|Washington Science Standards (Next Generation Science Standards)
HS-PS2-3 Apply scientific and engineering ideas to design, evaluate, and refine a device that minimizes the force on a macroscopic object during a collision.* (*This PE will not be fully completed at the end of this lesson or module.)
HS-PS2-6 Evaluate the claims, evidence, and reasoning that the complex interactions in ecosystems maintain relatively consistent numbers and types of organisms in stable conditions, but changing conditions may result in a new ecosystem.
HS-ESS2-2 Analyze geoscience data to make the claim that one change to Earth’s surface can create feedbacks that cause changes to other Earth systems.
HS-ETS1-1 Analyze a major global challenge to specify qualitative and quantitative criteria and constraints for solutions that account for societal needs and wants.
HS-ETS1-2 Design a solution to a complex real-world problem by breaking it down into smaller, more manageable problems that can be solved through engineering.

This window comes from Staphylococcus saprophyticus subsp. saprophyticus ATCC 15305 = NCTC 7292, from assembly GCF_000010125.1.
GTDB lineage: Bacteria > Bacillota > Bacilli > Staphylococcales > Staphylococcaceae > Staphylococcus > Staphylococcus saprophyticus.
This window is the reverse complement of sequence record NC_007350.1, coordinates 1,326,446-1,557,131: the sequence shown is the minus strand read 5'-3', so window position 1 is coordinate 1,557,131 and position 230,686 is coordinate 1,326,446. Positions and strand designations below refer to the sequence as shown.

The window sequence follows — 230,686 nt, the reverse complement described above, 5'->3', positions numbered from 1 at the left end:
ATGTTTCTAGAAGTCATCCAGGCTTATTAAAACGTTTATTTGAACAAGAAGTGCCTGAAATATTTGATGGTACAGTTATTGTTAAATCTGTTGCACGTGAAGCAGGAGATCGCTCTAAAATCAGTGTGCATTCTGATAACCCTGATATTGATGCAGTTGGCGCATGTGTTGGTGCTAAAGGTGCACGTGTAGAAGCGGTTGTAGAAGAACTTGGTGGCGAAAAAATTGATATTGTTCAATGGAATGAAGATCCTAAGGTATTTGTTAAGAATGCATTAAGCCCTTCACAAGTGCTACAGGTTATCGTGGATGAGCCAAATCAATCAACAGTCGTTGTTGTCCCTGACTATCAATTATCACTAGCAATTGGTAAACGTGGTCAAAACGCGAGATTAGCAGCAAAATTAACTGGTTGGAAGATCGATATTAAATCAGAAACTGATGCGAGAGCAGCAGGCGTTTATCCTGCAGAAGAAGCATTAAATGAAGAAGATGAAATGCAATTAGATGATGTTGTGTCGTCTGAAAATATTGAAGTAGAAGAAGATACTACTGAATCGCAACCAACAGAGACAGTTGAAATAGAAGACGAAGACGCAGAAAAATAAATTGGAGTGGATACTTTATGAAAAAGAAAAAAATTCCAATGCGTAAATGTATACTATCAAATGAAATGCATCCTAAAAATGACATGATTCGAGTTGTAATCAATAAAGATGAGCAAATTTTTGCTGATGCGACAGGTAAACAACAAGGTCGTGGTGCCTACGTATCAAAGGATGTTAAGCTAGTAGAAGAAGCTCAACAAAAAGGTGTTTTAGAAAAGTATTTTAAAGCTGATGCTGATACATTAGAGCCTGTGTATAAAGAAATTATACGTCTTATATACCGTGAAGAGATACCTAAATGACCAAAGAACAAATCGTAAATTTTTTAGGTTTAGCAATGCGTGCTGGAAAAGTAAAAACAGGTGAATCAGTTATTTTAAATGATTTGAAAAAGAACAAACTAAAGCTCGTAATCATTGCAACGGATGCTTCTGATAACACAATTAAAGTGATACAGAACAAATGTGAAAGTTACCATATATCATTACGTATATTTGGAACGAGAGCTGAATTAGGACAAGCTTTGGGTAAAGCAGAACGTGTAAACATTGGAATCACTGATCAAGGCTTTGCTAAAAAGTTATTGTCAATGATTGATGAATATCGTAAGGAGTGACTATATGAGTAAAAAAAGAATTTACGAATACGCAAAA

HS-ETS1-3 Evaluate a solution to a complex real-world problem based on prioritized criteria and trade-offs that account for a range of constraints, including cost, safety, reliability, and aesthetics, as well as possible social, cultural, and environmental impacts.
|The bundle of performance expectations above focuses on the following elements from the K-12 Science Education Framework:
Highlighted Science and Engineering Practice(s)
Highlighted Disciplinary Core Idea(s)
Highlighted Crosscutting Concept(s)
|SEP-1: Asking questions and defining problems
SEP-6: Constructing Explanations and Designing Solutions
SEP-4: Analyzing and interpreting data
SEP-8: Obtaining, Evaluating, and Communicating Information
|HS-PS2.A: Forces and Motion
HS-ETS1.A: Defining and Delimiting an Engineering Problem
HS-ETS1.C: Optimizing the Design Solution
PS2.B: Types of Interactions
ESS2.A: Earth Materials and Systems
ESS2.D: Weather and Climate
|CCC-2: Cause and Effect
CCC-6: Structure and Function
CCC-7: Stability and Change